Steps Harassment Victims Can Take

People who believe they have been harassed on the job have asked for suggestions on what actions they may take short of filing a complaint. This is a compilation of ideas from various sources regarding actions you may wish to take. Individuals must, of course, assess their particular circumstance and decide which particular actions are comfortable and safe for them.

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Confront the harasser as soon as possible after an incident. Choose whatever tone seems appropriate to you (friendly and patient or more direct and blunt), but speak firmly without being apologetic, nasty or judgmental. The harasser may not realize his or her behavior is offensive. Although a smile is usually a friend-affirming message, this is not the time to smile because doing so will likely send a mixed message. The point you need to make and make clearly is that the behavior is unwelcome and unacceptable to you.

Examples:

“It bothers me when you make jokes and comments about my sex life/my ancestry/my race. I want to have a good working relationship with you but I prefer that you not make those kinds of comments again.”

“Every time we pass in the hallway you attempt to brush up against my body. You are doing this on purpose and I want it to stop. The next time it happens I will report it to your boss”.

Take accurate notes, preferably in a bound notebook in which sheets cannot be added. While still fresh in your mind, make notes on what was said or done along with the date, time and place. Also make a note on how you felt about the behavior. Include direct quotes if remembered. Note any witnesses. Save any letters, cards, or materials sent to you. Keep the records in a secure place, preferably away from the worksite.

Talk to a friend about the incident and make a note that you did. Are there any men or women in the office who are likely to be supportive who you can talk to or seek advice from? Talk to co-workers to learn if there are any witnesses or if anyone else has been harassed. Perhaps someone left a job because of similar behavior. Witnesses and documentation help provide evidence or proof of harassment. Otherwise, the only evidence may be your word against the harasser’s word.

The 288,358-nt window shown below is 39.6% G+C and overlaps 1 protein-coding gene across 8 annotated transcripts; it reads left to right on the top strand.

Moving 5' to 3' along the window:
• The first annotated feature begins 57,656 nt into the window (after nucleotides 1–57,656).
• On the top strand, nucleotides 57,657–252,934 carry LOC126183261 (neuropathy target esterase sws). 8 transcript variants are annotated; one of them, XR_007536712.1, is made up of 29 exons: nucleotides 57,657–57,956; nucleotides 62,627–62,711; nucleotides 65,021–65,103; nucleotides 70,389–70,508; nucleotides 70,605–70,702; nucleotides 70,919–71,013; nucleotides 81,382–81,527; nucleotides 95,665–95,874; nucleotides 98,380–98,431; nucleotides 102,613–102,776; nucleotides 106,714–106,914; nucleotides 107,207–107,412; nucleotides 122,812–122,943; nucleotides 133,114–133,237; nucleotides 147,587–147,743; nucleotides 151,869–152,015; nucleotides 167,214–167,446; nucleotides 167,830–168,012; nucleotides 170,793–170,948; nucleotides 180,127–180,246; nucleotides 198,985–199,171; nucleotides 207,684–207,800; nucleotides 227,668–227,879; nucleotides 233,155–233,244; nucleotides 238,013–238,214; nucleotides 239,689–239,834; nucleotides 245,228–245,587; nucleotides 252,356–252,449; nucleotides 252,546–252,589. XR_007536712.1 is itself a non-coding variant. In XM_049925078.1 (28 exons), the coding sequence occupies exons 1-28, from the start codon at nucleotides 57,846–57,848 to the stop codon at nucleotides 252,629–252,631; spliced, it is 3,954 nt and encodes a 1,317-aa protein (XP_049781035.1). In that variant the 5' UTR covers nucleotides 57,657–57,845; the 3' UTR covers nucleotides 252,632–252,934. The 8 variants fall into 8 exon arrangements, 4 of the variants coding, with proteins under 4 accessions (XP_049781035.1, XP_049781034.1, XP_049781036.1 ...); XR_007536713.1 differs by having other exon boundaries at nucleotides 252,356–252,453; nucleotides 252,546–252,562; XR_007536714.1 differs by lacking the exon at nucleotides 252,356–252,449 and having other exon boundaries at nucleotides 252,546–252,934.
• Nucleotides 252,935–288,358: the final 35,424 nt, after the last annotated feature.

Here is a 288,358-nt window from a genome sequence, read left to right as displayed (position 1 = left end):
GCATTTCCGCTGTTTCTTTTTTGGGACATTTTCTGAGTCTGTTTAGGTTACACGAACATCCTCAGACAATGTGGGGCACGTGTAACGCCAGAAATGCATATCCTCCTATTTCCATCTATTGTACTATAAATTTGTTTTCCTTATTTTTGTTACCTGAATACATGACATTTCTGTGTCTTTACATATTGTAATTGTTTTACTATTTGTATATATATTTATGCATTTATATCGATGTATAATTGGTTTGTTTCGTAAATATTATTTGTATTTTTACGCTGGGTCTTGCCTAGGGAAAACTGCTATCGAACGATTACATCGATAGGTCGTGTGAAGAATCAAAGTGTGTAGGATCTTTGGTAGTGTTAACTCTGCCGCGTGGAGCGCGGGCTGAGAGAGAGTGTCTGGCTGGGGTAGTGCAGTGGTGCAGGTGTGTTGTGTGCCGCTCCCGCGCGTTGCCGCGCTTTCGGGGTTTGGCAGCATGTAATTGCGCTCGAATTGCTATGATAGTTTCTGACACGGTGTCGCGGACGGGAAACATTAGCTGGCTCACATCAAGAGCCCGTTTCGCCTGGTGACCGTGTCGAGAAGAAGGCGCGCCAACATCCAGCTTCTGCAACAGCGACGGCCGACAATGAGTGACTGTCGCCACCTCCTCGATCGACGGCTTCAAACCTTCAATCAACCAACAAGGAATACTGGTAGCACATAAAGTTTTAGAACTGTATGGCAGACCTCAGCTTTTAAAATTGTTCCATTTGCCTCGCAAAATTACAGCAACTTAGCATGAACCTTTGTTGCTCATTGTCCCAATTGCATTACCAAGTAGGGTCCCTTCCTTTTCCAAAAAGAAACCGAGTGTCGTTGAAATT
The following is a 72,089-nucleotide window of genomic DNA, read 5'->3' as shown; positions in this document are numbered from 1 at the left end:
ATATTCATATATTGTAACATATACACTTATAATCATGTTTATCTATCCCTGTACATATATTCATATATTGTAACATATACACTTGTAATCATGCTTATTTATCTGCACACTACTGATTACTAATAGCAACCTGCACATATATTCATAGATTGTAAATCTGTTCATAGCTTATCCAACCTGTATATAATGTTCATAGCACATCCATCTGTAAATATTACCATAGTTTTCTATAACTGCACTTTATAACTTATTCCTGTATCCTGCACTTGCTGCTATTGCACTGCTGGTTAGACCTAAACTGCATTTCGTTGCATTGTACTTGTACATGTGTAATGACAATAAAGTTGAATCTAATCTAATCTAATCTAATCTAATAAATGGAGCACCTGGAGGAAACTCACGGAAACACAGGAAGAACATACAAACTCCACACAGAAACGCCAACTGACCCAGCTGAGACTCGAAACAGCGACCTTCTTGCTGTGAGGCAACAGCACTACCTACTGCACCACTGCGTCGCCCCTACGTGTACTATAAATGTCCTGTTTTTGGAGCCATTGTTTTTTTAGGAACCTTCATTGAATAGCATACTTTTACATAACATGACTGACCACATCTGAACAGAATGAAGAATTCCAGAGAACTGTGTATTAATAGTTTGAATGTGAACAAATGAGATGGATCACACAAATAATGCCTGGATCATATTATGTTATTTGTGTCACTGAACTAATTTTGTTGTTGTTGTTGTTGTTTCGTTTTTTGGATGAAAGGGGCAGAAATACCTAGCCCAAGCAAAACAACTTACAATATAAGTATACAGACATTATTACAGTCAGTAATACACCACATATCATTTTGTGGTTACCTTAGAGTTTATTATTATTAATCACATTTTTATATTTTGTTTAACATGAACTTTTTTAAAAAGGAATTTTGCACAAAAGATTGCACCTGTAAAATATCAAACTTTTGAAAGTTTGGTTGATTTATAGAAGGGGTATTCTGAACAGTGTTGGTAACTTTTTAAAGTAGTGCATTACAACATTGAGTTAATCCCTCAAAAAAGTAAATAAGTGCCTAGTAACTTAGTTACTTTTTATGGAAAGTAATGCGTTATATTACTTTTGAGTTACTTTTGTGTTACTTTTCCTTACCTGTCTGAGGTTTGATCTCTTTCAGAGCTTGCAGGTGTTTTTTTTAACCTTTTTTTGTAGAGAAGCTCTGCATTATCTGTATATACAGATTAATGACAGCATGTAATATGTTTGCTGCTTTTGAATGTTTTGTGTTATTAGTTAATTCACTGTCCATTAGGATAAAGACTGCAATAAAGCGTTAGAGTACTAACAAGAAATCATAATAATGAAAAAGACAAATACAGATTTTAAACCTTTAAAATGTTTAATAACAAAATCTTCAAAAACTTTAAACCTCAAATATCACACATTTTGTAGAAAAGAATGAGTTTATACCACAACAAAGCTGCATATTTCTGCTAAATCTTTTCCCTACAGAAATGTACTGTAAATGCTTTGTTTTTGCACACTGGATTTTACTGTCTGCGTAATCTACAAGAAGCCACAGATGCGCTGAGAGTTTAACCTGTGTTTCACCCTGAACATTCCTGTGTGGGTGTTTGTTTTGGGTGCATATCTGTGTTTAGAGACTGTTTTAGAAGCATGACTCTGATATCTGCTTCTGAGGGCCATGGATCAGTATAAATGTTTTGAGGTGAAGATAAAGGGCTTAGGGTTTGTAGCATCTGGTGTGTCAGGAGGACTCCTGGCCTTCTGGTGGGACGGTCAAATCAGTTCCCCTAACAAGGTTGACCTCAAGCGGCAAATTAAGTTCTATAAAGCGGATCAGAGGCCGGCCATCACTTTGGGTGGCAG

If the behavior persists, you may want to send a letter. Three concise paragraphs, as noted below, may be adequate in most cases:

Paragraph 1: Report the facts of what happened without evaluating the behavior

Example: “During the staff meeting of June 14th, you said that the dress I was wearing made me look sexy. On June 24th, you said the sweater I was wearing really turned you on, then later that same day you brushed against me with your hip when we passed in the hall.”

Paragraph 2: In the next paragraph, describe how you feel about the incidents

“Before you started this behavior, I was eager to come to work every day. Now, I am feeling a lot of stress and my stomach get knotted when we are in a meeting or when I have to interact with you. I am also thinking about asking for a transfer or reassignment.”

Paragraph 3: In the final paragraph, explain what you want to happen next

“I insist that our relationship be on a purely professional basis. I want you to stop making remarks about my appearance and I do not want to meet with you socially.”

While the harasser may not respond directly to your letter, it is likely his or her behavior will change. Often the harasser is surprised that the victim views the behavior as offensive. The harasser may also be fearful of a formal charge and worry if anyone else has seen the letter. If the behavior does not stop, you should consider giving a copy of the letter to the harasser’s supervisor or to another appropriate supervisor.

Use the formal complaint procedures where you work. Report the harassment to a designated human resource manager or your supervisor. If your supervisor is harassing you, determine whom he or she reports to. Find out the best way to contact this next level manager.

Both state and federal laws prohibit retaliation against a person who engages in certain activity under the law. Under Wisconsin’s fair employment law, an employer may not take an adverse action or discriminate against an individual who opposed any discriminatory practice or who complained, testified or assisted in a proceeding under the law.

If necessary, file a formal complaint with the Equal Rights Division of the Wisconsin Department of Workforce Development or with the federal U.S. Equal Employment Opportunities Commission (EEOC) in Milwaukee.

The EEOC phone numbers for the Milwaukee office are (414) 297-1111 or (414) 297-1115 (TTY).